Brand Jam



Daniel Flynn

Jamming brand with Thankyou.


SCOTT OXFORD: 00:03.462 [music] G'day. I'm Scott Oxford. Welcome to BrandJam, the podcast where we jam about brand because brand is our jam. You can probably tell I'm somewhat of a brand evangelist. My day job is head of strategy and creative for New Word Order, an Australian brand and creative agency, so I live and breathe brand every day, talking to people who own, manage or empower brands. Pretty much my happy place. And today, we're talking about a brand that is changing the world and has been doing so for a while. And I have to say, it excites me to meet people who have created brands that I have been a customer of for a long time, that I have loved and I've been able to get behind. I'm jamming today with Daniel Flynn.

DANIEL FLYNN: 00:49.392 Part of me thinks if we didn't have the mission of why we do what we do, we'd pack up.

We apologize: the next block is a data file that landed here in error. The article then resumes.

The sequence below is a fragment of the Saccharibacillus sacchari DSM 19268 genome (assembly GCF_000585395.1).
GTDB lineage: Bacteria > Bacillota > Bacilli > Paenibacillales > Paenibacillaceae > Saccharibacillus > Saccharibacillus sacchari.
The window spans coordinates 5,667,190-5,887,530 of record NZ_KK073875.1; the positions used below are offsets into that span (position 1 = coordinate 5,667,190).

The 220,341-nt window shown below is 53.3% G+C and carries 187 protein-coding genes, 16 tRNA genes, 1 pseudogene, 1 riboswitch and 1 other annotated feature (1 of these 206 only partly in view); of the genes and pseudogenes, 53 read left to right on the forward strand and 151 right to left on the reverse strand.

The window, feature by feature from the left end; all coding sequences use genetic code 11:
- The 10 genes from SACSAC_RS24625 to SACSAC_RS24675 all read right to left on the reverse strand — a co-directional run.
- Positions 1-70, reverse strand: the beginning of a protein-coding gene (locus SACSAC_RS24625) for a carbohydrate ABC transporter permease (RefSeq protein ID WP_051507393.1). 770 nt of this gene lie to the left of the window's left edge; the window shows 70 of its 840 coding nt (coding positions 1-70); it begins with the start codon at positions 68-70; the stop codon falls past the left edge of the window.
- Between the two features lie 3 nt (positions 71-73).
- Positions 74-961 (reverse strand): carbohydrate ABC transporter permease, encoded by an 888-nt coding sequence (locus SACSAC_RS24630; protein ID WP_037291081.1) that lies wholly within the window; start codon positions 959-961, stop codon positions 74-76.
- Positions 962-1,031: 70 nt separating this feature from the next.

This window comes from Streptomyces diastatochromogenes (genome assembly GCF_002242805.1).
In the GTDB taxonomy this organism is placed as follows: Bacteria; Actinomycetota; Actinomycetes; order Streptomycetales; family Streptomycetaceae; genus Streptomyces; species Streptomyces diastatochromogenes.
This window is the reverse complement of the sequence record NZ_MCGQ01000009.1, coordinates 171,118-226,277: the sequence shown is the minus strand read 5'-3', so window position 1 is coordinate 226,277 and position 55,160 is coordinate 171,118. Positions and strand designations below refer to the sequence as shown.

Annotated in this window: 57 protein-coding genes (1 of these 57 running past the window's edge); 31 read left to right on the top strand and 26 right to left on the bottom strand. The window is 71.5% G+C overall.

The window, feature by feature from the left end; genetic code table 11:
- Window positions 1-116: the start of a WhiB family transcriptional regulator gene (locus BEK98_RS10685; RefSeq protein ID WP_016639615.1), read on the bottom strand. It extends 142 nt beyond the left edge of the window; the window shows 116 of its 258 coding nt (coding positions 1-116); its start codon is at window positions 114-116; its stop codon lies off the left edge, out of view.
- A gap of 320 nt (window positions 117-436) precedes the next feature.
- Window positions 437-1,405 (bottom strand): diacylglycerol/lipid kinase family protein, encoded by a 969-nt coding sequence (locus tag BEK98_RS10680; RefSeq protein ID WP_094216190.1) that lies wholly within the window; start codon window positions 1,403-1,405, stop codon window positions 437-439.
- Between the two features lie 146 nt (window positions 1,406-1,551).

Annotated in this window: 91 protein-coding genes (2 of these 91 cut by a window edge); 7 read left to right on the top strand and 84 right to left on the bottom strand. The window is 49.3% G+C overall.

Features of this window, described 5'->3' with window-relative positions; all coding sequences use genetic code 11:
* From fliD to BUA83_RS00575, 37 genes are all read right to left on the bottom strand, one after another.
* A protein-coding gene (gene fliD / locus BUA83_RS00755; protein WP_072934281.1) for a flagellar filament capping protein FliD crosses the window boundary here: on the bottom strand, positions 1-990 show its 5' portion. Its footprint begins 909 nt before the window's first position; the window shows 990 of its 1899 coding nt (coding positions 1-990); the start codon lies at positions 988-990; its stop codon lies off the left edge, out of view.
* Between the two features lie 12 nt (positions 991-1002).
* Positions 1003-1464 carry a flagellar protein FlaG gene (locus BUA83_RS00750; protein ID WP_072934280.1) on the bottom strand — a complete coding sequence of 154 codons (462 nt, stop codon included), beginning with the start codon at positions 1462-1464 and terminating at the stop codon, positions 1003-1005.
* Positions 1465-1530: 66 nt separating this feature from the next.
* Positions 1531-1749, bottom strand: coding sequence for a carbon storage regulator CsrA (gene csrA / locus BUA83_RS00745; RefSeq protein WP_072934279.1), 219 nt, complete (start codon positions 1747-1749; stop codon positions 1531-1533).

SCOTT OXFORD: 00:55.043 He's the co-founder and managing director of one of Australia's most successful start-ups, Thankyou. He co-founded Thankyou at the age of 19, and today, 12 years later, Thankyou products are stocked by major retailers in Australia with every product contributing to helping end global poverty. To date, Thankyou has raised over 17 million bucks to impact the lives of people across 22 countries. Daniel's also the author of best-selling book, Chapter One, a story that generated $1.4 million in sales in its first month using an unorthodox pay-what-you-want model. He's knows for his disruptive marketing and has received widespread media coverage for some truly unconventional and highly successful campaigns that led to Thankyou products being stocked by some of Australia's biggest retailers. Daniel's achievements as an entrepreneur have also been widely celebrated. In 2014, he was named an honouree in JCI's 10 Outstanding Young People of the World, and in 2015, Daniel won EY Entrepreneur of the Year for the Southern Region, and in 2016, Daniel was named in the Forbes Asia 30 Under 30 for social entrepreneurship. He's known for his ability to tell stories, to engage and motivate audiences, to realise that they, too, can make their own ideas a reality, and I love this morning when I told my 17-year-old son who I was interviewing, and he knew all of what you're about. He just had a million questions, and I'm sure we're going to answer some of them today. So, Daniel, welcome to BrandJam.